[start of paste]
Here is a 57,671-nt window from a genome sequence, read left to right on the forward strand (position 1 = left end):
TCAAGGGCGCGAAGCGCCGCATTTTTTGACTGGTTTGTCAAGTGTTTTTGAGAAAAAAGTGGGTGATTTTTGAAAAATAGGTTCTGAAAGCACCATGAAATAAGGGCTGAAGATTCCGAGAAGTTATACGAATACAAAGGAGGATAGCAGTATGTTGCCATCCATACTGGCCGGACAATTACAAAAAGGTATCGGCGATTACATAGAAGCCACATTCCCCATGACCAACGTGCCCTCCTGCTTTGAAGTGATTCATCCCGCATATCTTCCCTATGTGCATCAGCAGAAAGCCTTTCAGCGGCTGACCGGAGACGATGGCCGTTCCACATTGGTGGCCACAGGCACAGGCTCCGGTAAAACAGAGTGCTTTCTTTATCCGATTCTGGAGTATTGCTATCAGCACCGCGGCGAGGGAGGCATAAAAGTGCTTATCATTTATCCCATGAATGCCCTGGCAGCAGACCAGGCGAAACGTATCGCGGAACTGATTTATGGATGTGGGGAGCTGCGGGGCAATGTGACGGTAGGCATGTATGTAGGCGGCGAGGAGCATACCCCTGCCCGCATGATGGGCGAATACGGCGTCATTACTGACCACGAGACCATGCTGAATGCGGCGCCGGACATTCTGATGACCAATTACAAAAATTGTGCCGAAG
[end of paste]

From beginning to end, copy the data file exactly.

Here is a 57,671-nt window from a genome sequence, read left to right on the forward strand (position 1 = left end):
TCAAGGGCGCGAAGCGCCGCATTTTTTGACTGGTTTGTCAAGTGTTTTTGAGAAAAAAGTGGGTGATTTTTGAAAAATAGGTTCTGAAAGCACCATGAAATAAGGGCTGAAGATTCCGAGAAGTTATACGAATACAAAGGAGGATAGCAGTATGTTGCCATCCATACTGGCCGGACAATTACAAAAAGGTATCGGCGATTACATAGAAGCCACATTCCCCATGACCAACGTGCCCTCCTGCTTTGAAGTGATTCATCCCGCATATCTTCCCTATGTGCATCAGCAGAAAGCCTTTCAGCGGCTGACCGGAGACGATGGCCGTTCCACATTGGTGGCCACAGGCACAGGCTCCGGTAAAACAGAGTGCTTTCTTTATCCGATTCTGGAGTATTGCTATCAGCACCGCGGCGAGGGAGGCATAAAAGTGCTTATCATTTATCCCATGAATGCCCTGGCAGCAGACCAGGCGAAACGTATCGCGGAACTGATTTATGGATGTGGGGAGCTGCGGGGCAATGTGACGGTAGGCATGTATGTAGGCGGCGAGGAGCATACCCCTGCCCGCATGATGGGCGAATACGGCGTCATTACTGACCACGAGACCATGCTGAATGCGGCGCCGGACATTCTGATGACCAATTACAAAAATTGTGCCGAAG